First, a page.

Over to you: big brand or boutique kit?

Picking clothes has never been so difficult

Boutique or big-name brand, which do you prefer?

The past couple of years has seen an explosion in the number of ’boutique’ kit brands. The people behind these new clothing lines cite the inability to find the sort of clothing they wanted to wear as their inspiration for deciding to make blindingly bright and busy lycra.


These boutique brands are going beyond just placing an order with one of the many custom kit manufacturers and then selling on those items through an online store. In fact, many of these brands actually design their kit from scratch. 

The thing is, although the people behind these brands have plenty of enthusiasm, the same can’t always be said for their experience in textiles manufacturing or tailoring. This, combined with little-or-no budget for development, often meant the quality of their initial efforts varied quite widely.

Things like the use of generic chamois, cuts that weren’t especially close in key places or a general lack of durability would highlight the gap between their kit and that made by the well-established manufacturers. The big-name brands might not have been able to match the boutique start-ups in terms of style but they could outclass them on the quality front.

But not for very long. As the clothing market has become more competitive so have the kits — in terms of design and construction. In just the past two or three years some of these small start-ups are now giving their big-brand counterparts a run for their money.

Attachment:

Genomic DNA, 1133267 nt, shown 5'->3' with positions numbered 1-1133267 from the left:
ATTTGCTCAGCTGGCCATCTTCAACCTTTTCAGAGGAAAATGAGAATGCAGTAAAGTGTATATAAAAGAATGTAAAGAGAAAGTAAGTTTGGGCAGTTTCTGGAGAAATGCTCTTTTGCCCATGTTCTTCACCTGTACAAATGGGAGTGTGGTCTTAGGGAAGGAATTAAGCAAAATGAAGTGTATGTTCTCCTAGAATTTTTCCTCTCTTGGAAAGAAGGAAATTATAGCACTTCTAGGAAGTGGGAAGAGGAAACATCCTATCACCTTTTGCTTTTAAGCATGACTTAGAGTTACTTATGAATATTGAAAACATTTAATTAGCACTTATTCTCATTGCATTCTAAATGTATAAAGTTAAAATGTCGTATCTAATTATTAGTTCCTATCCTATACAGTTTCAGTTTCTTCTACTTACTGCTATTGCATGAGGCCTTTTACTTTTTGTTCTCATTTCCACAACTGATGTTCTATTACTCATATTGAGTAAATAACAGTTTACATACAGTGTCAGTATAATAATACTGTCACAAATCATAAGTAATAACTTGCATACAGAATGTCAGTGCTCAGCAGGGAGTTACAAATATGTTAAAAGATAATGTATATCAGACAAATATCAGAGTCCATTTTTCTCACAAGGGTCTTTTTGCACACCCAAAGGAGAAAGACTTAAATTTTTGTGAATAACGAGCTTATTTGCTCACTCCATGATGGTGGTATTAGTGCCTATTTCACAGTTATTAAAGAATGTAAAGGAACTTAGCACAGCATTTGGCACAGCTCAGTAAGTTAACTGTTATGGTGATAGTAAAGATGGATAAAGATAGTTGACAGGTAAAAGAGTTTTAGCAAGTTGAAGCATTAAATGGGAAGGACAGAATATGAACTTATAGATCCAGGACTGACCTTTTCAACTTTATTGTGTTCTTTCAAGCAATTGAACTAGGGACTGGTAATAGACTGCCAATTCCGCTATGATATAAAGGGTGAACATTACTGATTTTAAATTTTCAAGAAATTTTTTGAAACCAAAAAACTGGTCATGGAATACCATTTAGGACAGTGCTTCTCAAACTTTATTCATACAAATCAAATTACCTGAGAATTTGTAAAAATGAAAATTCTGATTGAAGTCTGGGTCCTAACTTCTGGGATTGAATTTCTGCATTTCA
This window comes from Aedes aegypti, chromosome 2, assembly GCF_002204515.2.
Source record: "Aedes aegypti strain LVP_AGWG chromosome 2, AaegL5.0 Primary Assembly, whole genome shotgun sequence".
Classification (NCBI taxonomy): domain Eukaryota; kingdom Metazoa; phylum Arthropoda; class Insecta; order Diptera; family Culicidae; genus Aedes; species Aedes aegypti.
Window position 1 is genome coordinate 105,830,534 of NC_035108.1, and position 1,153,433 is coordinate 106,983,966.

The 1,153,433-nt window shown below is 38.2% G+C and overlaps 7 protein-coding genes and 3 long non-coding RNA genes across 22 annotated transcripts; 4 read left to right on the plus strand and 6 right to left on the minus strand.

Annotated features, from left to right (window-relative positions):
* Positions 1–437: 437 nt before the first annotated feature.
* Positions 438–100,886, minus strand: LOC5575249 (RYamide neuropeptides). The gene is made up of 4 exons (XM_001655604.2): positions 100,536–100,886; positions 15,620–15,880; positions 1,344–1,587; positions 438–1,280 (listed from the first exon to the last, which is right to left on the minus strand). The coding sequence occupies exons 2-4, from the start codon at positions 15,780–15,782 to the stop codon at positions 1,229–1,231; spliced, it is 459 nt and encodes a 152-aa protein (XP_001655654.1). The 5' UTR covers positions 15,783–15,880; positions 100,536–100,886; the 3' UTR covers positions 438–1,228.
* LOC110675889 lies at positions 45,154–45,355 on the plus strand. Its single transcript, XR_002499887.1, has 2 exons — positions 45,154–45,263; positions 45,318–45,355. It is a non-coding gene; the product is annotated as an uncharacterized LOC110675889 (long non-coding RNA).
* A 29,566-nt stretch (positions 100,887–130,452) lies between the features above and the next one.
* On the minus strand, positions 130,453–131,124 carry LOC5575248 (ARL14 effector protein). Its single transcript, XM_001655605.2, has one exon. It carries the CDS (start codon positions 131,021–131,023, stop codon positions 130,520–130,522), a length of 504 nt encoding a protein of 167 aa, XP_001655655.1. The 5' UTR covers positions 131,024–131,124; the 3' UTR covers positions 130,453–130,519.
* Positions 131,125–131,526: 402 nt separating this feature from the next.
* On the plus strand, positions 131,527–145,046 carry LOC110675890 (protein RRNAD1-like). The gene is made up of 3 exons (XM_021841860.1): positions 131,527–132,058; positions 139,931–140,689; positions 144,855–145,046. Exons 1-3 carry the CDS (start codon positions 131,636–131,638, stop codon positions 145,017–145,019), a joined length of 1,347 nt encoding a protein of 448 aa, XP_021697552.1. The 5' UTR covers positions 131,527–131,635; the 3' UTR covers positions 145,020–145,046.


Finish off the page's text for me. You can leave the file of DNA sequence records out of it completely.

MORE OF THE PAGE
With the boutique brands’ improvements in quality, many of the big brands are responding by changing their approach

Heck, one of them, Maap, is already the clothing sponsor for a UCI-Continental squad (State of the Matter-Maap Racing) while Elv^8, another Aussie brand, is already making aero kits with wind-tunnel data for its garments’ performance. Many of the boutique brands are using high-quality materials and factories, and in some cases the very same fabrics and manufacturing techniques as the big brands.

All of this has not gone unnoticed and bigger brands — such as Castelli, Capo and Pearl Izumi — have all upped their game when it comes to aesthetics. But there’s no denying the smaller brands are hot on their heels in every way.

With the boutique brands’ improvements in quality, many of the big brands are responding by changing their approach. Where it seemed their priority was to see how bright they could make their clothing, they’re beginning to tone down their aesthetics and make slightly more plain stuff too — you know, the kind of stuff your dad would wear.

In Australia, boutique kits are all the rage and an ever-growing part of the cycling community is opting for the sort of clothing they produce. For me personally, it’s hard to look past some of the boutique brands as their jerseys and shorts are really attractive, but for garments such as jackets and arm warmers I still tend to lean towards the bigger brands.


What do you think? When you’re in the market for some fresh threads are you eyeing up kit from tried-and-tested big-name brands or are you seeking out some flare from the boutiques, such as Attaquer, Ornot, Sako7, Tokyo Fixed, Velocio? Or, perhaps, a new as-yet undiscovered brand?